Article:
Western has a long history of serving and working with customers, including on its power marketing plans. In our Upper Great Plains Region, we’ve followed our current marketing plan since 1985, providing power to firm electric service customers throughout the six-state marketing area. But with the current marketing plan set to expire in nine years, Western’s UGP office took a look at how to market long-term firm hydroelectric resources beyond 2020.
In sum, the 2021 power marketing initiative, finalized Nov. 16 and effective Dec. 16, extended the current Marketing Plan, with amendments to two key marketing plan principles:
- Lengthening contract term to 30 years. A 30-year contract term provides firm electric service customers greater resource certainty and cost control compared to the current 20-year contract term. In general, a 30-year contract term strikes a balance between customers’ need for stability in resource planning and cost control and Western’s need for flexibility.
- Providing 1-percent resource pools every 10 years. The 2021 PMI will provide for resource pools of up to one percent of the marketable resource under contract at the time for eligible new preference entities beginning Jan. 1, 2021 and again every 10 years, specifically in January 2031 and 2041. The resource pools allow Western to market allocations of firm power to eligible new preference entities, while promoting the most widespread use concept under Federal Reclamation Law.
The 2021 PMI action maintains allocations of the finite hydropower resources at existing allocation levels (reduced by up to one percent for each new resource pool in 2021, 2031 and 2041) for all firm power customers. The PMI was informally discussed with firm power customers last November, then a formal public process was initiated March 4 with the release of the proposed initiative. Western extended the comment period on the initiative to Sept. 6 in response to public comment and request. Read all of Western’s responses to comments received in the Nov. 16, 2011 Federal Register notice (pdf).
With the power marketing initiative complete, Western intends to begin developing firm electric service contracts with customers for service beyond 2020.
In an effort to improve and protect the resources of the Grand Canyon, the Bureau of Reclamation and the National Park Service initiated a public process on Nov. 7 to review the timing and volume of water flow from Glen Canyon Dam. This includes the management of the dam over the next 15 to 20 years.
A Long-Term Experimental and Management Plan will be developed to ensure that the water flow management on the Colorado River meets goals of supplying water for communities, agriculture and industry, and protecting the natural resources and fish species of the Grand Canyon, while providing hydropower.
The next step is to develop an environmental impact statement.
In addition to the meetings, written comments are being accepted through Dec. 30 of this year, with a draft study expected to be released in 2013.
More information, visit the Glen Canyon Dam website.
Ingenuity and creativity in copy, design, financial data, graphics and communicating the agency’s special story earned Western the American Public Power Association’s Award of Merit for Western’s Fiscal Year 2010 Annual Report.
On Wednesday, Annual Report Project Manager Jennifer Neville accepted the award on behalf of Western during the APPA Customer Connections Conference in Savannah, Ga. “I feel honored that our efforts to support our customers and to communicate on a level that matches their style is being recognized,” Neville remarked.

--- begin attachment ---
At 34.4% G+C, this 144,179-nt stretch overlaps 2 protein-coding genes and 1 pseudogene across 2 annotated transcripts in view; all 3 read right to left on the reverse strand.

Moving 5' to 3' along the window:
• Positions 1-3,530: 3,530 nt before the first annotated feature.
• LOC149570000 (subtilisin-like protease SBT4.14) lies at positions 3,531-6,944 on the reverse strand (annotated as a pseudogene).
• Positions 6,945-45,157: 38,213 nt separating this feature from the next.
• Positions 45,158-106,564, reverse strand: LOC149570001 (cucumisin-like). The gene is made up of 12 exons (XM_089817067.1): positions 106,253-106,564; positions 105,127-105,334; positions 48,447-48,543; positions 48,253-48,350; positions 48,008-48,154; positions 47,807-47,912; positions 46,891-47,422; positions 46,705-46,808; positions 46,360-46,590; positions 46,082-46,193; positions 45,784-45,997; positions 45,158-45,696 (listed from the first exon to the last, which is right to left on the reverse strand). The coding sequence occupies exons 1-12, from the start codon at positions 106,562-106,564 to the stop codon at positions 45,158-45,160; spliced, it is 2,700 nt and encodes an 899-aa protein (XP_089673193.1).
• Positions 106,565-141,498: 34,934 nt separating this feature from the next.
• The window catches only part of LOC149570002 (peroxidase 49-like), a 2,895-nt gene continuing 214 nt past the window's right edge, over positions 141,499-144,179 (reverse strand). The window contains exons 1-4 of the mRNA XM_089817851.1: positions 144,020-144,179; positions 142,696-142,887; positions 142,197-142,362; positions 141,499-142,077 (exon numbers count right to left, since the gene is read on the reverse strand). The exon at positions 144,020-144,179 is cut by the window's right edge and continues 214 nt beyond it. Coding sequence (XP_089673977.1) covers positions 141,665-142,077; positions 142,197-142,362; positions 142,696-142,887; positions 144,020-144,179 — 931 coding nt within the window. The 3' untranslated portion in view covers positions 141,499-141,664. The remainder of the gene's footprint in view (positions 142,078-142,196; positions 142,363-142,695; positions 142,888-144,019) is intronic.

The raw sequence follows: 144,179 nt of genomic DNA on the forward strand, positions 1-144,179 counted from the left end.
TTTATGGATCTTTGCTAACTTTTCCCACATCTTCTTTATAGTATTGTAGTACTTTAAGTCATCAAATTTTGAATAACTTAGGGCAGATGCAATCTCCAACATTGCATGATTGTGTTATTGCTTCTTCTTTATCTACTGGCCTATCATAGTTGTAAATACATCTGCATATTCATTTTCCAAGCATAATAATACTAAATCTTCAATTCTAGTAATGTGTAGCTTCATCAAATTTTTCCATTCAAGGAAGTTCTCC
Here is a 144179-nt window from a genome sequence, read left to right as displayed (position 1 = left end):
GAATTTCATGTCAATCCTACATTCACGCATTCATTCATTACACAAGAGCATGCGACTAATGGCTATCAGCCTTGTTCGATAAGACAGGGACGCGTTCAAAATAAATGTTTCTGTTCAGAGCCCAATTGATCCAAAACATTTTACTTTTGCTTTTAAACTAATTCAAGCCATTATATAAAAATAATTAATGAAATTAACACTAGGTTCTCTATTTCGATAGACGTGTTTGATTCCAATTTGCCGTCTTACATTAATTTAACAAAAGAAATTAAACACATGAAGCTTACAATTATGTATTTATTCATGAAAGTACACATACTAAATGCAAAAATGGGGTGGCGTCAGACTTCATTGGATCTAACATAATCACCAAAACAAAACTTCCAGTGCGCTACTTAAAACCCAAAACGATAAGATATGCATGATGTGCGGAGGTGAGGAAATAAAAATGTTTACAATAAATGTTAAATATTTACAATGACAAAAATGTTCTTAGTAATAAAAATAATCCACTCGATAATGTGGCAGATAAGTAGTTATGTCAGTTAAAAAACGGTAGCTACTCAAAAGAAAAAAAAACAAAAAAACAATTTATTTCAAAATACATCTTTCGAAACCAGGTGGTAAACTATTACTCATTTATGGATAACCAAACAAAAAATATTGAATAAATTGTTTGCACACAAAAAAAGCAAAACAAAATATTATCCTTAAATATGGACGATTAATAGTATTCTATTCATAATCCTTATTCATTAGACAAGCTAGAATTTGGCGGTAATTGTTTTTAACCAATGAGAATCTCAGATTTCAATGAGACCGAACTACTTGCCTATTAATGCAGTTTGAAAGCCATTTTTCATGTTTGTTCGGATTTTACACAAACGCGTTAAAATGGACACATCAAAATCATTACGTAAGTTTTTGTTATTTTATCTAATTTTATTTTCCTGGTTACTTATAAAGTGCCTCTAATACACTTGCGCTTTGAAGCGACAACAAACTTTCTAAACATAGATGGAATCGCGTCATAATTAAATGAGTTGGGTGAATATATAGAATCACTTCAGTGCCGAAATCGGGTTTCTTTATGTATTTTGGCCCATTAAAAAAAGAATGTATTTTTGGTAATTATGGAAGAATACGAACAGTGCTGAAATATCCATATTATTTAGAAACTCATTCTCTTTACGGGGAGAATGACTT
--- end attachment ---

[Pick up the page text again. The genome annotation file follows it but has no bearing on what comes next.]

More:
The APPA award is the first that Western’s annual reports have received. Neville believes that the report was selected due to its different visual look and style. “This is the first year that we have used a graphical, painted theme rather than photographs,” Neville explained. “Once we devised the theme, Roadmap for Renewable Energy, Graphical Designer, Grant Kuhn, came up with designs, and this one was the clear choice by Senior Managers.”
Read more on Western’s website.
Twenty-three fellows participating in the Hydro Research Foundation Program take an inside look at power system operations at Western’s Sierra Nevada office in Folsom, Calif.
Understanding how water held behind large dams is converted to usable electricity for homes and business can be explained in many ways, but seeing the process in action can make all the difference.
Twenty-three students under the Hydro Research Foundation’s Fellowship program did just that July 18. As part of their week-long Hydro Vision International conference focused on “Clean Energy,” these fellows took a tour of Western Area Power Administration’s Sierra Nevada power dispatch center in California, as well as Bureau of Reclamation’s Folsom Dam and Reservoir. Employees from both agencies briefed participants on water, hydropower and power system and transmission operations.
Hydro Research Foundation Program Director Deborah Linke, a former Western employee, led the tour. Linke said, “The fellows are really neat—they’re bright, full of energy and have lots of good ideas.”
Hydro Research Foundation’s Fellows program, funded by a $3 million Department of Energy grant, encourages participants to seek advanced knowledge about hydroelectric technology, including ways to make it more efficient and limit the environmental impacts.
Learn more about hydropower
While not everyone has the time and energy to tour facilities to understand how hydropower works, reading about how it’s created and gets to your home can be very helpful. Western’s Harnessing Hydropower brochure (pdf) offers an overview of how generating agencies—like the Bureau of Reclamation—capture the energy of this natural resource that Western then markets to your local towns, cooperatives, public utilities and others that continue to power your computers, appliances and lights in your home or business.